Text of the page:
Uncovering COVID-19 Myths


Indiana University

There are many myths about COVID-19 floating around.

Zane Khogyani, Columnist

We’re constantly being reminded of COVID-19 safety precautions, but when so many myths get in the way of facts, how do we know what is true?

There are two different types of cells that fight off infections and bacteria in our bodies: Innate immunity cells and adaptive. Innate immunity cells are the cells to first attack a virus or infection; they are the frontline. On the other hand, adaptive cells (white blood cells) are the backup. When something slips through or gets past the innate immunity cells, the adaptive cells fight. T and B lymphocytes are also known as our white blood cells, the cells which fight. These cells can detect when they come in contact with a virus or infection that had fought off before, says Cancer Treatment Centers of America. This is why vaccines boost our immune system, building our bodies in case we come in contact with whatever it is, again.

According to the Centers for Disease Control and Prevention, live, attenuated vaccines put proteins in our body that don’t belong, so our bodies start making T-lymphocytes and antibodies to build immunity. Sometimes, when someone gets a vaccination, they might get a fever shortly after. This is a sign that their body is building immunity. In other cases, vaccines put proteins in our bodies and program our system to make antibodies. These are known as mRNA vaccines, says the Centers for Disease Control and Prevention.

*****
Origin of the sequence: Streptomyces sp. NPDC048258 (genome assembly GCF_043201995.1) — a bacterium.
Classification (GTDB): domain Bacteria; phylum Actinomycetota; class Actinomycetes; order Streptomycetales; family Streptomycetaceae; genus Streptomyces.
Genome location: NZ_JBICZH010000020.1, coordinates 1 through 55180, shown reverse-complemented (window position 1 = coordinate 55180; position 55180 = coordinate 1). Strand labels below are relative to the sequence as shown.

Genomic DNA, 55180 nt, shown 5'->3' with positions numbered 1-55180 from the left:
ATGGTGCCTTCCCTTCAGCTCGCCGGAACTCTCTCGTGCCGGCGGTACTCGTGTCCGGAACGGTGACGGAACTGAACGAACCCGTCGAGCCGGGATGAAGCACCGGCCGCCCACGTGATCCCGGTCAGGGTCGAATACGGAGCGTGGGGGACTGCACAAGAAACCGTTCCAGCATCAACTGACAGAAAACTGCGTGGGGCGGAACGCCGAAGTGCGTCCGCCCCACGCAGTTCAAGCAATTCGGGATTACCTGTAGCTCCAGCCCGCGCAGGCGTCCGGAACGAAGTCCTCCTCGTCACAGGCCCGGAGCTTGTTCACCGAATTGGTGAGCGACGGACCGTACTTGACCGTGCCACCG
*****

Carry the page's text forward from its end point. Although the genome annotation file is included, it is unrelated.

COVID-19 Myths:

Cold weather and snow can kill COVID-19.

This is false. There is no scientific evidence that] low temperatures kill COVID-19 according to the Mayo Clinic Health System although temperatures above 140 degrees Fahrenheit can kill the disease, says NBCI.

Masks don’t do anything.

The purpose of wearing a mask isn’t just to prevent ourselves from getting COVID-19, but also to prevent us from spreading it, says the U.S. Food and Drug Administration.

The ‘new’ CoronaVirus was deliberately created.

Viruses can mutate and evolve over time so they can become more contagious or deadly than before. This mutation/evolution can happen in animals and be passed to humans, and according to Johns Hopkins Medicine, it was most likely not man-made.

What about the COVID-19 vaccines’ long-term effects?

There is nothing wrong with worrying about its long-term effects because it’s so recent, and there is no data on what the impact could be, says Mercury News.

 As long as we continue keeping ourselves and others around us safe, we will make it through this pandemic.